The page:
Lysistrata: A Risqu?e Romp Through Aristophanic Comedy

Prosthetic penises and sexy lingerie loom under the eerie lull of an ancient Greek Chorus. Brightly colored bras dangle tauntingly from antediluvian columns. Quips, curses and even fists are flung violently between the sexes. Given all of this surreal excitement, it is not surprising that the Palace Theater had a full house for all three performances of the Classics Department’s presentation of Aristophanes’ Lysistrata this past weekend. In true classical tradition, this play was co-directed by Professor of the Classics Robert Garland and Senior Hanna Berleth. Aristophanes’ Lysistrata takes us back to the year 411 BCE, when Athens and Sparta were engaged in the 20-year-long Peloponnesian War. A broken nation, Athens was desperately looking for relief from its state of perpetual warfare. In this play, relief comes in the form of a strong, intelligent Athenian woman: Lysistrata. Lysistrata, played by sophomore Nzinga S. Job, plans to save all of Greece by organizing a massive sex strike by Athenian and Spartan wives. Lysistrata reasons that without sex, men will become so incapacitated and immobilized that they will be left with no other choice but to come to peace. She recruits a group of women from all over Greece to help her realize this goal: Calonice (first-year Emily Wolford), Myrrhine (junior Kelsey Karsten), Lampito (sophomore Danielle Nolan), a Boeotian (senior Kate Rufe) and a Corinthian (junior Katie Graf). Lysistrata asserts that “in women’s hands is the salvation of the whole of Greece.” She hopes to achieve this salvation via tools such as dresses, perfumes, rouge, shoes and little see-through numbers and eventually, she does. Garland is a seasoned veteran of theater, having trained at the Mountview Theater School in London after temporarily abandoning his Ph.D. He has directed a number of plays but believes Lysistrata to be the “stiffest” challenge of his career. Berleth, a theater rookie, approached this project with an enthusiastic vision. She said, “I had actually seen a hideous production of Lysistrata a few years ago in New York City. It was dark, pushy and scary. After seeing that, I was resolved to emphasize a kind of lightness and innocence in this production.” This production was a unique collaboration between classics students, thespians and professors. “Most people were fairly inexperienced when we began the semester,” Garland said. “But by now, they have all come huge distances and have achieved a tremendous stage presence.” “It was better that we had a cast of amateurs,” Berleth added, “because they brought an enthusiasm and a willingness to the production that we otherwise would not have had.” Senior Tozer Hammond, who plays an Athenian slave with comedic brilliance, said of the show, “It was a great opportunity for a lot of us who had not done theater at Colgate before to perform and get a sense of what acting in a Greek comedy requires.” “I did things I never thought I would have done,” senior Ruthie Kott, the Women’s Chorus Leader commented, “said things I may or may not have ever said and met people I probably would not have met otherwise.” Garland chose to use scholar Sarah Ruden’s sleek, fast-paced translation of Lysistrata in this production. However, this translation only indicates dialogue; directorial instructions were left entirely to the directors’ creative whims. The directors chose to set the play in the 1940s purely for aesthetic reasons. According to Berleth, “[Stage Manager] Vanessa Obourn and I were thinking, when was the last time that clothing was truly distinctive and purely feminine? We both thought of the 40s.” Similarly, the directors decide to have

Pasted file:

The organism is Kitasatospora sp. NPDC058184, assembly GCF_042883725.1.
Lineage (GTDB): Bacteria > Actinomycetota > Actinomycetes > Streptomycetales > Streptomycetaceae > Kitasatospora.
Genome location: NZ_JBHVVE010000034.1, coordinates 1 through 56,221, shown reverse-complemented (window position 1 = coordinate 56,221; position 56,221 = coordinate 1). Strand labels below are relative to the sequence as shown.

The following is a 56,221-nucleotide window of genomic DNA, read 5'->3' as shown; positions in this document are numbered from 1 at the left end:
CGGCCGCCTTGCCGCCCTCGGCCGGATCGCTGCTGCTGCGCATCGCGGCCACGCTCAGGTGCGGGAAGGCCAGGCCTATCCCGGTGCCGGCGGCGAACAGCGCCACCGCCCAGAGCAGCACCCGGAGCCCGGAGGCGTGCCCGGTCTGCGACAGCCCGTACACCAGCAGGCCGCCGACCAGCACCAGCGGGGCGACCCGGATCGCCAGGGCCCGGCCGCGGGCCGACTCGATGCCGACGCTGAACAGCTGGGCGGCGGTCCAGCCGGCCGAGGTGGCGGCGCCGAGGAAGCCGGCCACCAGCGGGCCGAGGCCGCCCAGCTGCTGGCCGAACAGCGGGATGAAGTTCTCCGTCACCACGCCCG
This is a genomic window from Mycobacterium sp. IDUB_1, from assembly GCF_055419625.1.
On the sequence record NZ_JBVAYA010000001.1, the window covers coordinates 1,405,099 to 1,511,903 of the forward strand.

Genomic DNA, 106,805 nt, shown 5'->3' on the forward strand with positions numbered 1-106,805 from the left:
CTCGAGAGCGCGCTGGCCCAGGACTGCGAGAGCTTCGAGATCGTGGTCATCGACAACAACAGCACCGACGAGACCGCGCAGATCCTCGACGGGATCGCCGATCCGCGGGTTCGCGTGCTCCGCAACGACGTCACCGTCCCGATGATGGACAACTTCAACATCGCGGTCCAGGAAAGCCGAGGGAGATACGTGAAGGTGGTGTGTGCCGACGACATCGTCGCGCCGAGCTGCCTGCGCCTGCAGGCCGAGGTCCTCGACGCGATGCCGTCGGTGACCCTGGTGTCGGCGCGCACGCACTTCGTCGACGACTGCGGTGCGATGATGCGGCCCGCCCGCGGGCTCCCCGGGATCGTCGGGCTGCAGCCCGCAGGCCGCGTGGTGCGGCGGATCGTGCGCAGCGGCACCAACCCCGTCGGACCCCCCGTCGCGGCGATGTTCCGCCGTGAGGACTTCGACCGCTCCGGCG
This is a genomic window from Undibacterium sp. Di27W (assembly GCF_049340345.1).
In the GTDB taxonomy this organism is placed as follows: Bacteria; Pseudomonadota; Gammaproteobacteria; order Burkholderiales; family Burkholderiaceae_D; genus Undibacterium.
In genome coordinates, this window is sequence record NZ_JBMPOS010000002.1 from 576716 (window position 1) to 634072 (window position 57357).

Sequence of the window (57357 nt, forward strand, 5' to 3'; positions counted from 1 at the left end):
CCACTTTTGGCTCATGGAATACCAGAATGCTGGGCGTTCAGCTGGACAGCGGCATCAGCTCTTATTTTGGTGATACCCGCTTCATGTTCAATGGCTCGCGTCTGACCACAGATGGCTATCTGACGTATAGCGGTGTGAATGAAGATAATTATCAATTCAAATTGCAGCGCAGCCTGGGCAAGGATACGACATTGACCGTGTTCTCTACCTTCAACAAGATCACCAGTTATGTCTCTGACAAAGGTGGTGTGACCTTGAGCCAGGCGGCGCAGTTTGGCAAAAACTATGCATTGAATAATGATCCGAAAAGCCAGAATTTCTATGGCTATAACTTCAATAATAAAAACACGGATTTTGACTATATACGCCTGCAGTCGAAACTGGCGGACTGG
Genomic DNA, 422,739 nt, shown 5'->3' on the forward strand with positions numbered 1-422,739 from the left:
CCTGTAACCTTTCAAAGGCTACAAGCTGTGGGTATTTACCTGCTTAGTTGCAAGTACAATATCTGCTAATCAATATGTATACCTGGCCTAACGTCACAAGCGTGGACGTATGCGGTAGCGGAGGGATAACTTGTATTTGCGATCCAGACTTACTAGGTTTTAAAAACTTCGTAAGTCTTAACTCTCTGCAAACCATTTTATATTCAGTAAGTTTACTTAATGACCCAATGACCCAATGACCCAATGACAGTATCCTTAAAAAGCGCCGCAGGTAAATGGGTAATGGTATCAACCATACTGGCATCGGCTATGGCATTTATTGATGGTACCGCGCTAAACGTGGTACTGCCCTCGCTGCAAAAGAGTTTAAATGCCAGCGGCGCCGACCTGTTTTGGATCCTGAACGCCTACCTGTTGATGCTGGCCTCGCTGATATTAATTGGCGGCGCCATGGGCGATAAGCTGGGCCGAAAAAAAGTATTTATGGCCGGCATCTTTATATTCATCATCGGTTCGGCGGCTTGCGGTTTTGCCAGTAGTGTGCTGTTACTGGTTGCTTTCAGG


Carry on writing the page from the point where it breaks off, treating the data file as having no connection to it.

the Spartans speak in thick French accents, because “in Aristophanes’ text, they speak in thick Doric accents, and a faux-French accent seemed the easiest to pull off,” Garland said. Inevitably, there are problems in transforming any ancient play into a modern production. “To start with,” Garland said, “Aristophanes was a lyric poet of the first rank, and I fear that little of that lyricism will come over. Secondly, Aristophanes peppers his plays with contemporary allusions to recent Athenian history. Though we realize that most of these will be unfamiliar to a modern audience, we chose to retain them precisely because they are precious reminders of the unfamiliarity of the drama that we are seeking to bring to life.” Berleth added, “We were wondering whether or not to change the ‘By Hercules,’ for example, to a modern reference, but we decided to keep those allusions because we wanted to convey to the audience a sense of how foreign the drama really was.”Similarly, the directors faced a problem with the Chorus. The Chorus is a vital part of the play’s construction, since they represent the heart of Athens. In this play, there are two Choruses: a Chorus of Old Men and another of Old Women. “It’s difficult,” stated Garland. “You are stuck with a Chorus on stage the whole time, and you have to do something to make them an attractive feature to the audience. We worked hard to make the Choruses come to life as dynamic individuals.” And they did. The Women’s Chorus, led by Kott, was a hilarious group of spunky, fur-wearing, walker-toting geriatric women. The Women’s Chorus included sophomores Ying Fang Cui (Luce), Gina Landon and Kelly McGowan. The Men’s Chorus, led by sophomore Jeff Baione, was a group of grumpy, bitter old men who gruffly scratched and fondled their enormous prosthetic penises. The Men’s Chorus included sophomore Jeff Baione, sophomore Daniel Jedell, senior Travis Rains and junior Dennis Wong. At the end of the play, Lysistrata prevails as the Spartan Ambassador (Professor W. Stull) and the Athenian Ambassadors (Professor Matthew Carter and Emory Creel), governed by their engorged phalli, come together to reach a peace agreement. Both sides greedily grasp at reconciliation (Kelly McGowan), which is represented as a seductive Marilyn Monroe. Once peace is achieved, the women passionately run to their husbands, and the play ends with a buoyant celebration. While some may have been offended by this risqu?e production, the actors and directors seemed to have nailed Aristophanic comedy. Garland said, “Everything we did in this production was not only acceptable but authentic to Aristophanic comedy.” Ultimately, the directors, cast and production team successfully achieved their goal: they created and performed a powerful tribute to the Greek master, Aristophanes.